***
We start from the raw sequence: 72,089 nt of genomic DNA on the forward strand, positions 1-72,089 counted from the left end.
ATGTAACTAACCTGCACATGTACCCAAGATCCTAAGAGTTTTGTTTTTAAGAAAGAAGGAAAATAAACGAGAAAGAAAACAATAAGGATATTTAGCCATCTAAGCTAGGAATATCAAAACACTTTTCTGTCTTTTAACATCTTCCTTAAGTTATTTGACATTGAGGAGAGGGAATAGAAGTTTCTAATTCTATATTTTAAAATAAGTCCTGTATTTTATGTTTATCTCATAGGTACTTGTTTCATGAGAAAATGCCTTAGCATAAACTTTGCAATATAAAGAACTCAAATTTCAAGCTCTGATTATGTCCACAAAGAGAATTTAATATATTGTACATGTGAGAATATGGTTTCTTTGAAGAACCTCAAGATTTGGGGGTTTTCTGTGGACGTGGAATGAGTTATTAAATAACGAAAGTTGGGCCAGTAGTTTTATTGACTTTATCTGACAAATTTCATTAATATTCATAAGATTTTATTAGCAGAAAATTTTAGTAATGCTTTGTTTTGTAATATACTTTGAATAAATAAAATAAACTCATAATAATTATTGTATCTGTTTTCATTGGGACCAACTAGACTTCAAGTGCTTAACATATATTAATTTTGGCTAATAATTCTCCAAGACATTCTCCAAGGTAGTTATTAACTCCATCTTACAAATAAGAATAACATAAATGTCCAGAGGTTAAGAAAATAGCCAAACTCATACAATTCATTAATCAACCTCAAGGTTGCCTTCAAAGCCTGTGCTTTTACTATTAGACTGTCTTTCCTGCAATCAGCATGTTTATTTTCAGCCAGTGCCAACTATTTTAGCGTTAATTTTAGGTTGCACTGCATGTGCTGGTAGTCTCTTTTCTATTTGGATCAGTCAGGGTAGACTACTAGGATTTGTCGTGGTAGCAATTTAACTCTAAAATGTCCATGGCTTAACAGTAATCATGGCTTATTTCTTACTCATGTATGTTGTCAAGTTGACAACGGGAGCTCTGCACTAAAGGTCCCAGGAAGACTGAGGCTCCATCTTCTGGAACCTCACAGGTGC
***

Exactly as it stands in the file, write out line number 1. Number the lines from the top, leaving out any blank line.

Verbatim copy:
We start from the raw sequence: 72,089 nt of genomic DNA on the forward strand, positions 1-72,089 counted from the left end.